While we love the historic aesthetics of our Capitol Hill homes, they tend to be drafty with minimal insulation. Heating and cooling them is an ongoing challenge. Catharine and Charles Ferguson have lived in their Capitol Hill rowhouse for 25 years. They’re concerned about climate change and want to do their part to be a part of the solution. Could they make their 1900 home both gas-free and comfortable without breaking the bank?
As a part of their commitment to being part of the climate solution, the Fergusons installed solar panels on their rowhouse roof in 2009. With the District’s Solar Renewable Energy Credits (SRECs), the system quickly paid for itself and began making money for them. The Fergusons wanted to switch to all-electric systems to further reduce their carbon footprint, but they were daunted by the negative press they’d read and their own experience. They’d lived in houses with electric heat and an older generation heat pump in the late 80s and 90s. The experience had not been good. “I spent the winter of 1988 rolled up in my electric blanket and still freezing,” said Catherine.
To learn more about what individuals can do to address climate change, Catharine began volunteering with the Sierra Club DC Chapter Clean Energy Committee. She heard positive stories about heat pumps as a heating and cooling source for homes. “We thought we had a couple of years to make the transition, but then our heating, ventilation, and air conditioning (HVAC) unit died in 2023. When our HVAC guy started mapping out the process for replacing out current gas system with another gas system, I mentioned our desire for a heat pump. To my relief, he didn’t bat an eye.”
But installing the heat pump involved some creativity. They ended up running electrical wires from their circuit breaker to the utility closet through a very7777ght crawl space. “Since someone was going to have to crawl through that space, and we were committed to going all-electric in our home, we ran the cables for the heat pump and an eventual induction stove and electric water heater simultaneously. We were worried that we might not have enough capacity on our circuit breaker, but it all worked out with little fuss.”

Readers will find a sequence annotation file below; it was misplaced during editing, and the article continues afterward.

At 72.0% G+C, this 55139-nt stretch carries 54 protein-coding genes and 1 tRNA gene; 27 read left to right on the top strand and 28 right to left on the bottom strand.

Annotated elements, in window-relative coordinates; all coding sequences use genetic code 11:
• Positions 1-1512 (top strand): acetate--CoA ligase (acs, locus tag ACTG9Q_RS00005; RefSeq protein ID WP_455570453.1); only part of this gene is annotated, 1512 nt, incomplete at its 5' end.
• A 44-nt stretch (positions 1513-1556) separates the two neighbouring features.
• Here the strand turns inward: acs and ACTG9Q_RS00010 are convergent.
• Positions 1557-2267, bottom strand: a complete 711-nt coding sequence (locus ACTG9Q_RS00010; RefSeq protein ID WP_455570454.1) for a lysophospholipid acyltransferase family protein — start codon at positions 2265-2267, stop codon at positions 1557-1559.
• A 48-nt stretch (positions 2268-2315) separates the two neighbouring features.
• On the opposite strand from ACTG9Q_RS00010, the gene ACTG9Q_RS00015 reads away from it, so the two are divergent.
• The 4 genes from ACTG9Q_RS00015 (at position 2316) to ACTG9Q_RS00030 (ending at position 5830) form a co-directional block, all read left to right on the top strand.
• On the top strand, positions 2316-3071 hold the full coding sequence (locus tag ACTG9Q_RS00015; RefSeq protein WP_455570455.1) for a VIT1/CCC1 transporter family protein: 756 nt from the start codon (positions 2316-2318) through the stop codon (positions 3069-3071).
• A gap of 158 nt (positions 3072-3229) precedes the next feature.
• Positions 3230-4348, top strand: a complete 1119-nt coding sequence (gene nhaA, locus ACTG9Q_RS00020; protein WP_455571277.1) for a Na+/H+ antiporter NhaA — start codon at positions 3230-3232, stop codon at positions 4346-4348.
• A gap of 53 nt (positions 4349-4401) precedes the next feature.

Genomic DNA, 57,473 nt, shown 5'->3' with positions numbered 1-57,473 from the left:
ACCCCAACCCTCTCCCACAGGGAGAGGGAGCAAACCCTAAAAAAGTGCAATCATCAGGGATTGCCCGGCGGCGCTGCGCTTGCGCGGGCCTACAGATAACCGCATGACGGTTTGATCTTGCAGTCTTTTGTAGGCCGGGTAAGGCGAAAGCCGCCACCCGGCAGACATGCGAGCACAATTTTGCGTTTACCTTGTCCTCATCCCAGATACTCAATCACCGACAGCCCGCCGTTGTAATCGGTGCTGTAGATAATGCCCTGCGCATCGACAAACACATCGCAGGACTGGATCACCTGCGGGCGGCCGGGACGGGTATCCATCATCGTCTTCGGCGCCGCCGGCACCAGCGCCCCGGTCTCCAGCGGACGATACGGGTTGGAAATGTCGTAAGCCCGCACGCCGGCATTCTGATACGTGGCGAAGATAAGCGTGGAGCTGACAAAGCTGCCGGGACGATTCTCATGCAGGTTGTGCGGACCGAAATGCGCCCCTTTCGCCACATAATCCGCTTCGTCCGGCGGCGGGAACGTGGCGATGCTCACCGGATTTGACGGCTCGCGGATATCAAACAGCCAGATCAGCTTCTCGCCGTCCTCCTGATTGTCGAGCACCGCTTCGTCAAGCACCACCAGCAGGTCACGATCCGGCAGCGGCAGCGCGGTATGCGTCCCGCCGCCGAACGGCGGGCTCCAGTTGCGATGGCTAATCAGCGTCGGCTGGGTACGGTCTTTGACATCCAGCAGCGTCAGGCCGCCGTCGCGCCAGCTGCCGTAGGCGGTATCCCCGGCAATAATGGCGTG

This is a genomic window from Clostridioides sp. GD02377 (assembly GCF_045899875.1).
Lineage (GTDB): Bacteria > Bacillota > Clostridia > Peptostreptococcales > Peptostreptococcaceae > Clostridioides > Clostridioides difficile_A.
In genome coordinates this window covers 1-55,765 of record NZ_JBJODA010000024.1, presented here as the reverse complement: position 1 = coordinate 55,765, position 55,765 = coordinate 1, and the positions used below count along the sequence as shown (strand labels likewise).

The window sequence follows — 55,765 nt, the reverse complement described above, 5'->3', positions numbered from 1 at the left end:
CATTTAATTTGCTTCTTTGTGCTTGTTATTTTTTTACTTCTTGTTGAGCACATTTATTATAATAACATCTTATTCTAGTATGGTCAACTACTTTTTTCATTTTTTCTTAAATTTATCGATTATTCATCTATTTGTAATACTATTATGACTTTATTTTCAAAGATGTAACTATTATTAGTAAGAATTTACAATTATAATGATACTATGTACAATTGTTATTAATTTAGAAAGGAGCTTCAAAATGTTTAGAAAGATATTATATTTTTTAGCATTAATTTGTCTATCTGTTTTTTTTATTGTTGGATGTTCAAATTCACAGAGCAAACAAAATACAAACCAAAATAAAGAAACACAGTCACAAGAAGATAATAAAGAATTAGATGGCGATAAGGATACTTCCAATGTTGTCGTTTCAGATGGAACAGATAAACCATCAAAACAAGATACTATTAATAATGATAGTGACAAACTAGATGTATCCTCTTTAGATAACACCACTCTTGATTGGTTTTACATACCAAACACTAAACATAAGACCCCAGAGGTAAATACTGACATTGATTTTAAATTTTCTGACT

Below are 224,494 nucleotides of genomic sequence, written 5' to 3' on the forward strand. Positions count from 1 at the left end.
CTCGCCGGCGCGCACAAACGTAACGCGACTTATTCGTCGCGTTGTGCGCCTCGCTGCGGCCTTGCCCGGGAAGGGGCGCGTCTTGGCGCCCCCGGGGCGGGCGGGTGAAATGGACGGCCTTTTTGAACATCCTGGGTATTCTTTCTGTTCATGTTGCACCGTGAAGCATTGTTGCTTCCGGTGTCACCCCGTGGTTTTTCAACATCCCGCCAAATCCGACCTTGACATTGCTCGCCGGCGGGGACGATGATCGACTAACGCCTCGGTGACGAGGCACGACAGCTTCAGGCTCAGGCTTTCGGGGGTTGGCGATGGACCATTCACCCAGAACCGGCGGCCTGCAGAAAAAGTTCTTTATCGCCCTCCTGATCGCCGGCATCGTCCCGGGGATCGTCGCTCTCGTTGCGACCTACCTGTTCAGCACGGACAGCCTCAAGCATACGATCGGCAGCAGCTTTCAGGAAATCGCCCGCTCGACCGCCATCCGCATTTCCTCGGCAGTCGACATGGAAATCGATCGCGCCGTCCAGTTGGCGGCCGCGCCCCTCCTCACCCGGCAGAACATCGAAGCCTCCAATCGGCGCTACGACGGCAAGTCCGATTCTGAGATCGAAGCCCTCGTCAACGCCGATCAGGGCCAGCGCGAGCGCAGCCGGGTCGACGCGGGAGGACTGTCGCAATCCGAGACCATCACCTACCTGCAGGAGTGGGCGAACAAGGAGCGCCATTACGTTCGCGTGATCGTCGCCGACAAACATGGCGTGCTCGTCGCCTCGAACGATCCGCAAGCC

With the heat pump installed, the Fergusons are now shopping for an electric water heater and induction stove. They had a tankless gas water heater, but as Catharine notes, “Tankless electric water heaters have extreme electricity needs that most houses can’t handle.” While it’s taking time to find an electric water heater that will fit in the utility closet, they’re optimistic that they can find a suitable model. And, while a new stove was not a necessity, Catharine’s volunteer work with the Sierra Club measuring nitrogen dioxide from gas stoves convinced her to make the change now. “I was quite shocked by the levels of indoor pollution they create.”
For the Fergusons, electrifying their home has been a positive experience, and it has cost less than they anticipated. Catharine notes, “The heat pump controls humidity and has made a huge positive difference in how we experience temperature in our house. The cost of the heat pump was on par with a standard HVAC installation thanks to manufacturing and Inflation Reduction Act (IRA) rebates. We estimate that the new water heater will cost $2500 before rebates, while the induction stove will cost less than $1,900 before rebates. Frankly, the worst part of the entire process was sending someone through that crawl space.”
Ben Burdick, Senior Director of Operations at the District of Columbia’s Sustainable Energy Utility (DCSEU) notes that in addition to Federal IRA tax credits and rebates that will be available later this year or in 2024, the Fergusons may also be eligible for additional rebates. He notes, “The DCSEU offers rebates to make qualifying efficient electric appliances, heating and cooling equipment, and electric lawn care equipment more affordable and accessible to District residents. We encourage all residents to check our website (www.dcseu.com) when they are considering energy efficiency upgrades in their homes.”
The Fergusons are feeling good about their investment. Their upgrades are more energy efficient, so they’re saving money while reducing their carbon footprint and bringing their historic home into a new era. The rebates that are available make these changes all the easier. The Fergusons’ advice to other historic homeowners? “Don’t let the naysayers win. It’s feasible and affordable to make a historic home climate-friendly!”
Catherine Plume is a lifelong environmentalist, a writer, and an active member of the Sierra Club DC Chapter. Perspectives expressed are her own and do not necessarily represent the positions of that organization.